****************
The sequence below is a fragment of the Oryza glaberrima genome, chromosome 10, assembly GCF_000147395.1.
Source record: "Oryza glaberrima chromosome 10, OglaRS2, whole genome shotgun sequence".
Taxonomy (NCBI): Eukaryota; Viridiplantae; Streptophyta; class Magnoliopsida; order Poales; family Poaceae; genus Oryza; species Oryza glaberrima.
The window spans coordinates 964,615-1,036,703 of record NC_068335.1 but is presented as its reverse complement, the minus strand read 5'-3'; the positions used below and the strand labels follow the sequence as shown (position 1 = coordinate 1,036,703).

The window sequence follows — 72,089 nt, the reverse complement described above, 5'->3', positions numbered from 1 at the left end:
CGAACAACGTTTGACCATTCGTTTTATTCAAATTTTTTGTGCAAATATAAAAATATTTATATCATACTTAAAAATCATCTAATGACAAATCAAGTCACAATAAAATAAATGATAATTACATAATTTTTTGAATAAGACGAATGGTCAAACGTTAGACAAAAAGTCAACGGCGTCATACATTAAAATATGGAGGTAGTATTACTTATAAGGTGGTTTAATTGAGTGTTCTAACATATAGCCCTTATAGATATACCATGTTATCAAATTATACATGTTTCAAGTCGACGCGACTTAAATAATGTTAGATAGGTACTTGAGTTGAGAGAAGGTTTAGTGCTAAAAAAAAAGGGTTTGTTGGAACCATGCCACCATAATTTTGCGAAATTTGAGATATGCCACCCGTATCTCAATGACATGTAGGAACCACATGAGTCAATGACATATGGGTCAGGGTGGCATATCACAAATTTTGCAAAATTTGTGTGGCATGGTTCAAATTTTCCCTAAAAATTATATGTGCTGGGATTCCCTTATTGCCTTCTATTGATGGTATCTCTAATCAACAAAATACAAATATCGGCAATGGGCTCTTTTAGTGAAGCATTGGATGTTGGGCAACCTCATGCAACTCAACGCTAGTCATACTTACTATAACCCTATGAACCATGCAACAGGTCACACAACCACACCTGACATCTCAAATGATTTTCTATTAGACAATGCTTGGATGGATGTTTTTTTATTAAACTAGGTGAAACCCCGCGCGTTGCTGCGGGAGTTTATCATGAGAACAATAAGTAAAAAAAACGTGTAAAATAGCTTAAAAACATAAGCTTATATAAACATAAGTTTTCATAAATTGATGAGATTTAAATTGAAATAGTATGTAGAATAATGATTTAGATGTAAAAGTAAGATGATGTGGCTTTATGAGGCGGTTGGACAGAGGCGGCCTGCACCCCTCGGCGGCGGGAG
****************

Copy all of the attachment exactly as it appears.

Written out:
The sequence below is a fragment of the Oryza glaberrima genome, chromosome 10, assembly GCF_000147395.1.
Source record: "Oryza glaberrima chromosome 10, OglaRS2, whole genome shotgun sequence".
Taxonomy (NCBI): Eukaryota; Viridiplantae; Streptophyta; class Magnoliopsida; order Poales; family Poaceae; genus Oryza; species Oryza glaberrima.
The window spans coordinates 964,615-1,036,703 of record NC_068335.1 but is presented as its reverse complement, the minus strand read 5'-3'; the positions used below and the strand labels follow the sequence as shown (position 1 = coordinate 1,036,703).

The window sequence follows — 72,089 nt, the reverse complement described above, 5'->3', positions numbered from 1 at the left end:
CGAACAACGTTTGACCATTCGTTTTATTCAAATTTTTTGTGCAAATATAAAAATATTTATATCATACTTAAAAATCATCTAATGACAAATCAAGTCACAATAAAATAAATGATAATTACATAATTTTTTGAATAAGACGAATGGTCAAACGTTAGACAAAAAGTCAACGGCGTCATACATTAAAATATGGAGGTAGTATTACTTATAAGGTGGTTTAATTGAGTGTTCTAACATATAGCCCTTATAGATATACCATGTTATCAAATTATACATGTTTCAAGTCGACGCGACTTAAATAATGTTAGATAGGTACTTGAGTTGAGAGAAGGTTTAGTGCTAAAAAAAAAGGGTTTGTTGGAACCATGCCACCATAATTTTGCGAAATTTGAGATATGCCACCCGTATCTCAATGACATGTAGGAACCACATGAGTCAATGACATATGGGTCAGGGTGGCATATCACAAATTTTGCAAAATTTGTGTGGCATGGTTCAAATTTTCCCTAAAAATTATATGTGCTGGGATTCCCTTATTGCCTTCTATTGATGGTATCTCTAATCAACAAAATACAAATATCGGCAATGGGCTCTTTTAGTGAAGCATTGGATGTTGGGCAACCTCATGCAACTCAACGCTAGTCATACTTACTATAACCCTATGAACCATGCAACAGGTCACACAACCACACCTGACATCTCAAATGATTTTCTATTAGACAATGCTTGGATGGATGTTTTTTTATTAAACTAGGTGAAACCCCGCGCGTTGCTGCGGGAGTTTATCATGAGAACAATAAGTAAAAAAAACGTGTAAAATAGCTTAAAAACATAAGCTTATATAAACATAAGTTTTCATAAATTGATGAGATTTAAATTGAAATAGTATGTAGAATAATGATTTAGATGTAAAAGTAAGATGATGTGGCTTTATGAGGCGGTTGGACAGAGGCGGCCTGCACCCCTCGGCGGCGGGAG